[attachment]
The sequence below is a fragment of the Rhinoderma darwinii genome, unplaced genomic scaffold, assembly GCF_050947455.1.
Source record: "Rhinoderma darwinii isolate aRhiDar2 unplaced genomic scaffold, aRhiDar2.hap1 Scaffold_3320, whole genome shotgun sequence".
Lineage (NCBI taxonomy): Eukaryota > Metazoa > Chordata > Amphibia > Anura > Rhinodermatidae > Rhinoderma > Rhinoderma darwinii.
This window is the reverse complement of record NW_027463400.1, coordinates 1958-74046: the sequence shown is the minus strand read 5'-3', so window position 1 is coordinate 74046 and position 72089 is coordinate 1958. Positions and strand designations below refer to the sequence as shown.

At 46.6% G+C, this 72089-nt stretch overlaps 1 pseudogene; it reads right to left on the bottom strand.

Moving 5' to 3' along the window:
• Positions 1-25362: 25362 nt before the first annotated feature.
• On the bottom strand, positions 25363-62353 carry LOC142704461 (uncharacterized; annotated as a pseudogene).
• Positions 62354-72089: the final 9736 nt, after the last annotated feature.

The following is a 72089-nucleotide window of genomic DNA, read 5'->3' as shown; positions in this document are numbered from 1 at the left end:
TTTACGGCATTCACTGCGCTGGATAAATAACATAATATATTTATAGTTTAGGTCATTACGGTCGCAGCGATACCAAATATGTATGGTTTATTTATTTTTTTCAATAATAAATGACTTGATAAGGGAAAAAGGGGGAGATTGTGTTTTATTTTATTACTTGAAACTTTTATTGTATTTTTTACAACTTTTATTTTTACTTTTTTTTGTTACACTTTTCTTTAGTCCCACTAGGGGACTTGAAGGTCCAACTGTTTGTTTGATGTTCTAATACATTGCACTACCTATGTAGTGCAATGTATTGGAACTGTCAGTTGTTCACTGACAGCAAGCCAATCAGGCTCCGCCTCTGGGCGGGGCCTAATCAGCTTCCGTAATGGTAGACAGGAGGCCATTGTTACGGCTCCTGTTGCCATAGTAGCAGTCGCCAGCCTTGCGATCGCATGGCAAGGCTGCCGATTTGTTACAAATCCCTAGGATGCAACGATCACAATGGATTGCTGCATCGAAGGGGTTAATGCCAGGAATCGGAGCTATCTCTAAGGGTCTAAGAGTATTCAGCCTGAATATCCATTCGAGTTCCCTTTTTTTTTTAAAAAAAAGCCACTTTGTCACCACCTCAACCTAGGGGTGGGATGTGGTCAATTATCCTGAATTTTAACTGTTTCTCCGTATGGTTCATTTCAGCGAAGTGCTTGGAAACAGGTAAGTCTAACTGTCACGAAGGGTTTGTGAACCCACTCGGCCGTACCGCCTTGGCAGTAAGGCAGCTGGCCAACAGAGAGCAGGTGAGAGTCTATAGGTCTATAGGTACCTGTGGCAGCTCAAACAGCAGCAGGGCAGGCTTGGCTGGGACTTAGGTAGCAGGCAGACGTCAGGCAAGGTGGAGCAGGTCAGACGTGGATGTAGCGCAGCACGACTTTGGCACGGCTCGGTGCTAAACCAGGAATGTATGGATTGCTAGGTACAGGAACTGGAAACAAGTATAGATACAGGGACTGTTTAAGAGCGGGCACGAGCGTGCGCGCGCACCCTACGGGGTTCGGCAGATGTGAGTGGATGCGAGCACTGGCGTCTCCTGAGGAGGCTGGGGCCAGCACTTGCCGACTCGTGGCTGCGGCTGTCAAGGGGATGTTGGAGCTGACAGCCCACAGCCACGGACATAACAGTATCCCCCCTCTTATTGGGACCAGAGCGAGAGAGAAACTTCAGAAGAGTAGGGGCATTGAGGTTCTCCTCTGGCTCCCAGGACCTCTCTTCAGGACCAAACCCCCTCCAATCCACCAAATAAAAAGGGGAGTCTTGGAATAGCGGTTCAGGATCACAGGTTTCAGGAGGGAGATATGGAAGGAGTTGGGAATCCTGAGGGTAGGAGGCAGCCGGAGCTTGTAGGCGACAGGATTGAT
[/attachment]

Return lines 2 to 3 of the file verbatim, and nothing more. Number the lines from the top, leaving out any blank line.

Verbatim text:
Source record: "Rhinoderma darwinii isolate aRhiDar2 unplaced genomic scaffold, aRhiDar2.hap1 Scaffold_3320, whole genome shotgun sequence".
Lineage (NCBI taxonomy): Eukaryota > Metazoa > Chordata > Amphibia > Anura > Rhinodermatidae > Rhinoderma > Rhinoderma darwinii.